I am still conducting field tests on how to implement a practical Zettelkasten system within OneNote. I am less interested in the nuances of Zettelkasten, and more concerned with what makes it a useful system. What I have found most valuable has been the connections between concepts – having an idea and being able to link it to other ideas. This process tends to help me synthesize the information I am trying to learn. It is though I am using the overt process of identifying links to OneNote pages to help me make similar covert synapse linkages in my own memory.
It seems that a key feature of some Zettelkasten applications is the two-way link. That is, if I link note A to note B, the application will also link note B back to note A. To fully replicate this in OneNote, I would have to insert two links for every connection made. In note A, I would need to create the link to note B. Then, in note B, I would have to make a corresponding link back to note A. This certainly adds a layer of complexity.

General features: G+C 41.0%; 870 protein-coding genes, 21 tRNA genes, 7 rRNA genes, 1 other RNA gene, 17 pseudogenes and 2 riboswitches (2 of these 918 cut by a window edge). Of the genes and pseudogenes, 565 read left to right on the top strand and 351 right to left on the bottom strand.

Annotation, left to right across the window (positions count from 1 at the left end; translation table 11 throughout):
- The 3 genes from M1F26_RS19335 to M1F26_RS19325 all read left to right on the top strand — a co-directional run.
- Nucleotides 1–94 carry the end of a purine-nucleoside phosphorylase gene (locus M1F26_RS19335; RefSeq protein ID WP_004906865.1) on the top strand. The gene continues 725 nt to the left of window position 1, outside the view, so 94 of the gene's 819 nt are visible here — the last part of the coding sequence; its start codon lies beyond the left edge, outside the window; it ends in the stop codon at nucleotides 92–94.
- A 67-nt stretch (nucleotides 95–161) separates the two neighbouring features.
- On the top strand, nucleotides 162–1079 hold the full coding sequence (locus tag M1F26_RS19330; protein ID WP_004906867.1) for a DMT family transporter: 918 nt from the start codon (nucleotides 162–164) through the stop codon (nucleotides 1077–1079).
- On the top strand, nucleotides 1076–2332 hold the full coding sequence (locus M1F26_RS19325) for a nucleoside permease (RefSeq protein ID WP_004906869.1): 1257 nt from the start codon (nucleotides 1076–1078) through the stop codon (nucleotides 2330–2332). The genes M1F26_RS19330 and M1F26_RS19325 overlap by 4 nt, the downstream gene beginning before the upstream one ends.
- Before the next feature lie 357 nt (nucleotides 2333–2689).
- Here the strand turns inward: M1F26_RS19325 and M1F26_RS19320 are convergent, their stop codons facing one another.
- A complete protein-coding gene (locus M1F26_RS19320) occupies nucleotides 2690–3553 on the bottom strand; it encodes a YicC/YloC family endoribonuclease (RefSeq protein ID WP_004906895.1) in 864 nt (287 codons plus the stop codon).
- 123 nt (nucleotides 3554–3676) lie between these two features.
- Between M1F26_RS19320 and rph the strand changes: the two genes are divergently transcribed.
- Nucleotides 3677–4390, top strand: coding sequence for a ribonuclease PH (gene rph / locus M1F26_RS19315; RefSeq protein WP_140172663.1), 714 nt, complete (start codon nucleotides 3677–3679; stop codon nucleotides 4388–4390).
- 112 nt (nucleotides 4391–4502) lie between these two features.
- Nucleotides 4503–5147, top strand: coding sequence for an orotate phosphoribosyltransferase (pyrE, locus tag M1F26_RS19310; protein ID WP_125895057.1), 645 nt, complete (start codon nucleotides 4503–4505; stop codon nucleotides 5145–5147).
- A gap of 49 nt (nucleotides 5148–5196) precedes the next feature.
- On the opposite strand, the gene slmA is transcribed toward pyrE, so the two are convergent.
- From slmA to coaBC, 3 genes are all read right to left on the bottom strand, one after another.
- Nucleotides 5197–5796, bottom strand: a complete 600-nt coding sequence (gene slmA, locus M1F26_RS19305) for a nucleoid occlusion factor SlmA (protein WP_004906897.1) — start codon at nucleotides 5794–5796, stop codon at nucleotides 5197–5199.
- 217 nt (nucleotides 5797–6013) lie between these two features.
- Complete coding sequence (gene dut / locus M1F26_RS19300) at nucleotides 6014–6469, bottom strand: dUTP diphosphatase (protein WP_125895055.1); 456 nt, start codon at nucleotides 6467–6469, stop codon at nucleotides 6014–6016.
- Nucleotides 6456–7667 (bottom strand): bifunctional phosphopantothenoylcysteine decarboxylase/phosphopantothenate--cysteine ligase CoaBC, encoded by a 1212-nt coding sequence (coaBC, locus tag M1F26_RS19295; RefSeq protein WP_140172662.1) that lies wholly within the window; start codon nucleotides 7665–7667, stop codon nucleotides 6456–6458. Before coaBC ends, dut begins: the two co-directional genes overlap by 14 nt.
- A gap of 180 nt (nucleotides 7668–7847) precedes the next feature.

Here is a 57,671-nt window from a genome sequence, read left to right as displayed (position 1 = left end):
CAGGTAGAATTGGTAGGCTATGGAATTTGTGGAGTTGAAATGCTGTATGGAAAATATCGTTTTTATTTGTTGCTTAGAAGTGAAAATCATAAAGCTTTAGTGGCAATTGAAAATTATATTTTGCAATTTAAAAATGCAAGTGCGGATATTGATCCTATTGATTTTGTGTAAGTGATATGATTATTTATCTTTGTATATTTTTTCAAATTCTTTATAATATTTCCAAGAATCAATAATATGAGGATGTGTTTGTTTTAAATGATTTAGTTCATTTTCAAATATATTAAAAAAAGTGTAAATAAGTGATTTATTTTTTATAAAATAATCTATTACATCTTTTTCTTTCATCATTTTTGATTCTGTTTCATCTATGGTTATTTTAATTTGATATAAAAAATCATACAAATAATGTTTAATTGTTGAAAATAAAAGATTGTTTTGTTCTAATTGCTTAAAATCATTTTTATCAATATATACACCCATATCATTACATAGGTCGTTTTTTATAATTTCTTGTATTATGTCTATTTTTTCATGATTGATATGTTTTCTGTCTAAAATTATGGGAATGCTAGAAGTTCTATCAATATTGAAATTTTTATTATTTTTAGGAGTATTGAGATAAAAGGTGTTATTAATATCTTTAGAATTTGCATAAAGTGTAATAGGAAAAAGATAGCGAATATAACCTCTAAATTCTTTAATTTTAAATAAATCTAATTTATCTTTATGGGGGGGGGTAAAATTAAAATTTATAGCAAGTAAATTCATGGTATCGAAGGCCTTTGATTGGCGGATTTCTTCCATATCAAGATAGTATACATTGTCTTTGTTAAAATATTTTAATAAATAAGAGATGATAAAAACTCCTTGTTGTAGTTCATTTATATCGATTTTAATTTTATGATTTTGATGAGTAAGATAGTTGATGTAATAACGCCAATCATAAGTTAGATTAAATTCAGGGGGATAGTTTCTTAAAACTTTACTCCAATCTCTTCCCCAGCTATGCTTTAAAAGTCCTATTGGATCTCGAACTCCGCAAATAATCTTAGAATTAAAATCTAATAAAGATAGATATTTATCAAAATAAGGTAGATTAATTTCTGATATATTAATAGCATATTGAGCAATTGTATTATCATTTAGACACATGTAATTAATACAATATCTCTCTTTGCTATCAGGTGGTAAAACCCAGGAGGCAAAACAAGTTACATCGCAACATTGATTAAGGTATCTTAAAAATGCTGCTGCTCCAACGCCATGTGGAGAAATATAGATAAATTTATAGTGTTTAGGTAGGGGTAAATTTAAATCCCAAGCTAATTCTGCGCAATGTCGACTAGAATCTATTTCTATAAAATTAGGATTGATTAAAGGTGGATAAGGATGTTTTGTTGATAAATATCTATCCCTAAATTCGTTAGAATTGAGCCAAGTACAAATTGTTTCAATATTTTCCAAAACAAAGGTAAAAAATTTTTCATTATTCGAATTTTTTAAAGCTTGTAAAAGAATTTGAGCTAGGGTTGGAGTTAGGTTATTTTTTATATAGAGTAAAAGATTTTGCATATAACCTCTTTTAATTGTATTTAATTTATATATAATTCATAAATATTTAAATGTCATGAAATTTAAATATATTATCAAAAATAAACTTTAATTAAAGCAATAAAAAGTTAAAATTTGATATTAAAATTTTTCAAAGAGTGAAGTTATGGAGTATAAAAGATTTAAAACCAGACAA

The scenario could be as such: While creating a note on “Things,” I want to go into detail about things that have color. I can quickly type [[Things with Color]] and once I click this text with the brackets, OneNote automatically creates a new page titled Things with Color. On this new note I want to describe red, blue, and green things. So again, I use the brackets to create pages for [[Red Things]], [[Blue Things]], and [[Green Things]]. As I click on these phrases, OneNote creates the new pages.
The Zettel apps at this point would also create links back from the Red, Blue, and Green pages back to the Things page. OneNote does not do this. Thus, I do not readily have a way to trace my way back to the Things page from the Red page, for instance.
However, what OneNote has is a pretty good search function. Since I link from Things to Red Things using a link that specifically contains the words “Red Things,” I can use the search to find all instances of any page’s title. In this case, if I search for “Red Things” (including the quotes, so that it looks for the complete phrase), one of the hits will be the page Things. In effect, I can now easily move both forward and backward along my connections. To move forward, I simply look at the links on any given page. To move backward, I use the page’s title as my search string to see all other pages that point to the page I am on.